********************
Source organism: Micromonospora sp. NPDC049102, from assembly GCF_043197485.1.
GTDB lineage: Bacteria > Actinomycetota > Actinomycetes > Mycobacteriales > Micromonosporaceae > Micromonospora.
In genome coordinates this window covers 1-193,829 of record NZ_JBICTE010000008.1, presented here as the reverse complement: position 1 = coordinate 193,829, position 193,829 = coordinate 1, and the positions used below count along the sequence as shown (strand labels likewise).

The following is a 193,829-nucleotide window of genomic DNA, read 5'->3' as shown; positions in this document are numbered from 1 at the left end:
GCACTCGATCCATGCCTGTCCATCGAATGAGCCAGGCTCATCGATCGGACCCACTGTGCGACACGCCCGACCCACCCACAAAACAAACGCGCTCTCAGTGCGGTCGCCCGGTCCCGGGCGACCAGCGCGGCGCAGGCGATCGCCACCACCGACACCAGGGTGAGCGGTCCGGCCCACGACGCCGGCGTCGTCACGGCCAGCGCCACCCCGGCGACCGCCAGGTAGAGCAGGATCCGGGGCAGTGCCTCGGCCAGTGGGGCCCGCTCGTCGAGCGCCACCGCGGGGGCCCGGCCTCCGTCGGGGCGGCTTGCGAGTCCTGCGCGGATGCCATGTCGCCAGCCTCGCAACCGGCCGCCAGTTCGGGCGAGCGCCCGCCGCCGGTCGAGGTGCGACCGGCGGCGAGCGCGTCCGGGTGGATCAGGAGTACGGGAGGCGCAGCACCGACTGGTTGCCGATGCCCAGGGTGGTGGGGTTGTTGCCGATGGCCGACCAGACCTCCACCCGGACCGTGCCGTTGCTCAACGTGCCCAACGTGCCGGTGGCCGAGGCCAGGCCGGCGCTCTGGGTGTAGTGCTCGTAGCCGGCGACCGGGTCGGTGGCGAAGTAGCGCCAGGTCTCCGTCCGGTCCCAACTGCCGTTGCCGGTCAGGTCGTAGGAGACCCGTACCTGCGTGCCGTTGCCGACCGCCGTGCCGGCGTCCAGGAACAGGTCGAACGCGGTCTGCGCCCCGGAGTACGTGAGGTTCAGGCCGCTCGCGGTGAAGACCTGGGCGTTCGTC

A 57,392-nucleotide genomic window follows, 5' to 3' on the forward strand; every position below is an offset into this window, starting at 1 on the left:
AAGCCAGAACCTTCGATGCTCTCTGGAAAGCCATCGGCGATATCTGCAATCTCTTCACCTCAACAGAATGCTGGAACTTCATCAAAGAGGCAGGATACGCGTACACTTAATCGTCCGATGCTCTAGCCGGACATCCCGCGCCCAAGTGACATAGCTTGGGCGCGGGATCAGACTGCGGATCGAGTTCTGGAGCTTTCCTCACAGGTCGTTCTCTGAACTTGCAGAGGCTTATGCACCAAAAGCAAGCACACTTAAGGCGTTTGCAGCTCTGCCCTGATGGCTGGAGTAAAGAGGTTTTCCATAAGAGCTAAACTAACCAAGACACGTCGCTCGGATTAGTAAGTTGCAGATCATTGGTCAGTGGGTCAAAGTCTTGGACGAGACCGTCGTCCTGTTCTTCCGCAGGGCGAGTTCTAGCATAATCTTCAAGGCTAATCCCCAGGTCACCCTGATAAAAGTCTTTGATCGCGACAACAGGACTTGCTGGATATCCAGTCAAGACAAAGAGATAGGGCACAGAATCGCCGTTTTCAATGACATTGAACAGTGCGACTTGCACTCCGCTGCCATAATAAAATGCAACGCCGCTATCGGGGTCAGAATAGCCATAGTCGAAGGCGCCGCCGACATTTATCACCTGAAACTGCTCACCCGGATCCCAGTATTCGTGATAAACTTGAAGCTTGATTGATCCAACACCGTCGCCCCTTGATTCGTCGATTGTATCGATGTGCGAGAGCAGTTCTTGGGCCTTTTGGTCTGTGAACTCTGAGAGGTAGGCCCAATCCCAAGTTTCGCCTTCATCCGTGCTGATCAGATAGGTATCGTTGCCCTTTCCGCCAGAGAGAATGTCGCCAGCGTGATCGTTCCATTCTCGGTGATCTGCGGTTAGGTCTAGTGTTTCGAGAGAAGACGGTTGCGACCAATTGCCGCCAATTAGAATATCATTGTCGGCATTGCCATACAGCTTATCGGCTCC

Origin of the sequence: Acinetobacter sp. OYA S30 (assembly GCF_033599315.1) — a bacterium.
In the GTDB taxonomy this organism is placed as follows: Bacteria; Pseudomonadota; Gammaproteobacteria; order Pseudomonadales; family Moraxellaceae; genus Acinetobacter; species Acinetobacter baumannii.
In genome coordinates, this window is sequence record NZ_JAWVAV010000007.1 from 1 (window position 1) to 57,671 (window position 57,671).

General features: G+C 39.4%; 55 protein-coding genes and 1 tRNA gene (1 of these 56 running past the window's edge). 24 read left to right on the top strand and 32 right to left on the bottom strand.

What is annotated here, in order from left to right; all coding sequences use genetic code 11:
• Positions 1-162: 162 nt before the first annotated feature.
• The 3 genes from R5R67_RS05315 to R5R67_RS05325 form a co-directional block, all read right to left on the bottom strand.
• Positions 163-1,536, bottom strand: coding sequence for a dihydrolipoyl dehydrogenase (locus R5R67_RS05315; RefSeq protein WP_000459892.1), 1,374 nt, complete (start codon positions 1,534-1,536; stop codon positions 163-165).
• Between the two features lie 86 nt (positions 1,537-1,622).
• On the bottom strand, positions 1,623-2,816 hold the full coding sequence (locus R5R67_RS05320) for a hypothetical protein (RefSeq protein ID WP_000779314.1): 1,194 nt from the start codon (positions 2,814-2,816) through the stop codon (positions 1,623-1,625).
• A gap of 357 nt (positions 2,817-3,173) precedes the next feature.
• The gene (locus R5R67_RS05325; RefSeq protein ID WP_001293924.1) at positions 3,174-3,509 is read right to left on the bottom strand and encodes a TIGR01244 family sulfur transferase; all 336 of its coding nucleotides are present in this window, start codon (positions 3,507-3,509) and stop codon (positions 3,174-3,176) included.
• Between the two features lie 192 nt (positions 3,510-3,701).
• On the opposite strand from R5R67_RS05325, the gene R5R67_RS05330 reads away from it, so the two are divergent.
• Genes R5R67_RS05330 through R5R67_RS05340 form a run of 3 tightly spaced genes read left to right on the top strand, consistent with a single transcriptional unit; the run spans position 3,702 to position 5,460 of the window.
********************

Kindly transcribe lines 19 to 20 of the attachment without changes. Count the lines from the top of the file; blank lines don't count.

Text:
• The gene (locus R5R67_RS05325; RefSeq protein ID WP_001293924.1) at positions 3,174-3,509 is read right to left on the bottom strand and encodes a TIGR01244 family sulfur transferase; all 336 of its coding nucleotides are present in this window, start codon (positions 3,507-3,509) and stop codon (positions 3,174-3,176) included.
• Between the two features lie 192 nt (positions 3,510-3,701).